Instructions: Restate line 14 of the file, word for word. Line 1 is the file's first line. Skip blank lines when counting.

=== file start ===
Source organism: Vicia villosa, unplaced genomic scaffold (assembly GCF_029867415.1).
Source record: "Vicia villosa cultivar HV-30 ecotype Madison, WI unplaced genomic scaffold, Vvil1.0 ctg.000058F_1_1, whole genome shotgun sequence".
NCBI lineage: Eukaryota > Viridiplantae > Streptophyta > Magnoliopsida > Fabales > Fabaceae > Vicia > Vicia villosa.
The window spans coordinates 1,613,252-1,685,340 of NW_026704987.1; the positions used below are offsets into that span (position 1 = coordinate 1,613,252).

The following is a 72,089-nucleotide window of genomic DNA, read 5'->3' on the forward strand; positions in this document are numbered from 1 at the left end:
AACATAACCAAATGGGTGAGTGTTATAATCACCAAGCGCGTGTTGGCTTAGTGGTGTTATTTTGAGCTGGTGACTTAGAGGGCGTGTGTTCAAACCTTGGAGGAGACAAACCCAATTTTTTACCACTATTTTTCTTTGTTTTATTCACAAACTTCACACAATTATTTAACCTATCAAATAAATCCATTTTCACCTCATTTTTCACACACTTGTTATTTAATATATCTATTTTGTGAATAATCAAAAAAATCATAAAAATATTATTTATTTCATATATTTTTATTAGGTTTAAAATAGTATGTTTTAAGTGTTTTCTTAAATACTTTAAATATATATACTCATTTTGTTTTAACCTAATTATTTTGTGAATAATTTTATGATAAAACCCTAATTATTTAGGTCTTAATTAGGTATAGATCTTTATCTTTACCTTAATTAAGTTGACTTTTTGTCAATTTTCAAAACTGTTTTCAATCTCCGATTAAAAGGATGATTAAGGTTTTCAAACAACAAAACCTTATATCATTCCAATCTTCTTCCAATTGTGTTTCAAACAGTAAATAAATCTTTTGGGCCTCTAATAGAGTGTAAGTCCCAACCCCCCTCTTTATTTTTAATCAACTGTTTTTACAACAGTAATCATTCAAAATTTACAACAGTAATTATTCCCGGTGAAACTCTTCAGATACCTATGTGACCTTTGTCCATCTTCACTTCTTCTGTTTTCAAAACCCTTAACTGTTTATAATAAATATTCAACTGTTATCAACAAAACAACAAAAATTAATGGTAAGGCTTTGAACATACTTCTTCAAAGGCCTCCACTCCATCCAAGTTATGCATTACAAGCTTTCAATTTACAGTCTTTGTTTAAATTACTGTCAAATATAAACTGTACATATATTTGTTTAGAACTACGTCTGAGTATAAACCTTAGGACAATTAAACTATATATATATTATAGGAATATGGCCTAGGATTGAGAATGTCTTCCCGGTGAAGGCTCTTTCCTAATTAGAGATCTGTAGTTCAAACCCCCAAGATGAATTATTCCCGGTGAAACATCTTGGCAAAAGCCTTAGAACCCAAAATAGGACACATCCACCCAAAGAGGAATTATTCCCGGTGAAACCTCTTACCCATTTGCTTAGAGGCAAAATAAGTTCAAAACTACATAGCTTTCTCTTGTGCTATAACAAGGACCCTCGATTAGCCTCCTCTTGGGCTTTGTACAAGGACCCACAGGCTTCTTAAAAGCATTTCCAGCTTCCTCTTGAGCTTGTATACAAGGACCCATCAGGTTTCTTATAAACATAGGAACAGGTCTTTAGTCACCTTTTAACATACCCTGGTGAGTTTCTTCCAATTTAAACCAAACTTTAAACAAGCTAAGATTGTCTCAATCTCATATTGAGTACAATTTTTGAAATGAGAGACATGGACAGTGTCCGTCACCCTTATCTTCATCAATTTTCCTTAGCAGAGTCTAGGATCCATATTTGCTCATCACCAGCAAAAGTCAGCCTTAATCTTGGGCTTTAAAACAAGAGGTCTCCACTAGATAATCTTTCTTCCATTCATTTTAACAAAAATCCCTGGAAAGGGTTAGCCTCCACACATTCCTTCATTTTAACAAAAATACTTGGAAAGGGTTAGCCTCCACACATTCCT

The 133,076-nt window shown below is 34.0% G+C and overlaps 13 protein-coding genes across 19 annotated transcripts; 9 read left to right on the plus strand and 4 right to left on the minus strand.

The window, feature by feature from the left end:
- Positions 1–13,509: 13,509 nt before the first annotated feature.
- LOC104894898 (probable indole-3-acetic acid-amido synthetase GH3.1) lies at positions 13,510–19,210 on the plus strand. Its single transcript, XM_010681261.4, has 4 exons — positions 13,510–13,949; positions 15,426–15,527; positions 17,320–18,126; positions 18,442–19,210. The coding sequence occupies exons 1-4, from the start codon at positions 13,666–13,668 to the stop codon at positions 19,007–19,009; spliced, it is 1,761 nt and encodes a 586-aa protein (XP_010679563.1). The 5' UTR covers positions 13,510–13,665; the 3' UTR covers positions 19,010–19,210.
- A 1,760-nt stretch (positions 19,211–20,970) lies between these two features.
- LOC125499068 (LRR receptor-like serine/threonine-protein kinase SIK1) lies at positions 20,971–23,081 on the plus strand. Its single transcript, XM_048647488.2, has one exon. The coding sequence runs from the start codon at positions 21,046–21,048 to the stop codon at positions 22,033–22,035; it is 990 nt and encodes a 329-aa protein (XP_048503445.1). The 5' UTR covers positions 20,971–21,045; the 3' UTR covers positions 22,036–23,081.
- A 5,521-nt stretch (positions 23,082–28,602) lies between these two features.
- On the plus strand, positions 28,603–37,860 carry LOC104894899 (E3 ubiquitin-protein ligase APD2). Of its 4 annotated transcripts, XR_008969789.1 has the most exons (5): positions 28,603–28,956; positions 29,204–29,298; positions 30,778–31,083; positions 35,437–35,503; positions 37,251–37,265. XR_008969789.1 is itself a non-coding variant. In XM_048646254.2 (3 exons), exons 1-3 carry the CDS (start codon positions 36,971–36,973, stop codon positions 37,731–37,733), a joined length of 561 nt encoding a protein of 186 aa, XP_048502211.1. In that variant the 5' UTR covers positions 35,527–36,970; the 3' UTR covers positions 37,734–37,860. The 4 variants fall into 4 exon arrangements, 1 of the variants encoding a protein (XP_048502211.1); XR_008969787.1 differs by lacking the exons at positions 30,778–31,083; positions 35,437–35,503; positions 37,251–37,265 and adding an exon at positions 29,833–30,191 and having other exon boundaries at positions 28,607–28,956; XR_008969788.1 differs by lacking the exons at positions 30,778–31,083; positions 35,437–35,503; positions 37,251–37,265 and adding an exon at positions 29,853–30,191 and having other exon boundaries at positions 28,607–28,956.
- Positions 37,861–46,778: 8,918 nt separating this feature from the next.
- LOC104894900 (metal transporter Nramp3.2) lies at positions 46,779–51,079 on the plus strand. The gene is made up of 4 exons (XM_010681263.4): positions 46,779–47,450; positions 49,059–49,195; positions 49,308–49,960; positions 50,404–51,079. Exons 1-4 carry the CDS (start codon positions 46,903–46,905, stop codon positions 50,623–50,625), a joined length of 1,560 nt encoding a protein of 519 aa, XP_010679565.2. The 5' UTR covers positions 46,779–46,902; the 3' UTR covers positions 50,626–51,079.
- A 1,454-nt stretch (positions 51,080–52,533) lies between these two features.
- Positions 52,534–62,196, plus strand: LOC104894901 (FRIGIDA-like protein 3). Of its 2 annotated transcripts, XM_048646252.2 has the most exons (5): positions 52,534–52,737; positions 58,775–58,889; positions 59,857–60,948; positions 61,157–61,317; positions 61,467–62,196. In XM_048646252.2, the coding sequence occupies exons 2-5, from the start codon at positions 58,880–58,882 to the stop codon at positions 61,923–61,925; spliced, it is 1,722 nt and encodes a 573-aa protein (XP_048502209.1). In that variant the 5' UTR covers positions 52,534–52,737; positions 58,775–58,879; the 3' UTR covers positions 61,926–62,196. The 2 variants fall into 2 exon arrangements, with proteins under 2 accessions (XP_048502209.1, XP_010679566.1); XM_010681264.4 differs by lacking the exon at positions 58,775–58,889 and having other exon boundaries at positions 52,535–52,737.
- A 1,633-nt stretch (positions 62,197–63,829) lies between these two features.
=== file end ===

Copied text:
- On the plus strand, positions 28,603–37,860 carry LOC104894899 (E3 ubiquitin-protein ligase APD2). Of its 4 annotated transcripts, XR_008969789.1 has the most exons (5): positions 28,603–28,956; positions 29,204–29,298; positions 30,778–31,083; positions 35,437–35,503; positions 37,251–37,265. XR_008969789.1 is itself a non-coding variant. In XM_048646254.2 (3 exons), exons 1-3 carry the CDS (start codon positions 36,971–36,973, stop codon positions 37,731–37,733), a joined length of 561 nt encoding a protein of 186 aa, XP_048502211.1. In that variant the 5' UTR covers positions 35,527–36,970; the 3' UTR covers positions 37,734–37,860. The 4 variants fall into 4 exon arrangements, 1 of the variants encoding a protein (XP_048502211.1); XR_008969787.1 differs by lacking the exons at positions 30,778–31,083; positions 35,437–35,503; positions 37,251–37,265 and adding an exon at positions 29,833–30,191 and having other exon boundaries at positions 28,607–28,956; XR_008969788.1 differs by lacking the exons at positions 30,778–31,083; positions 35,437–35,503; positions 37,251–37,265 and adding an exon at positions 29,853–30,191 and having other exon boundaries at positions 28,607–28,956.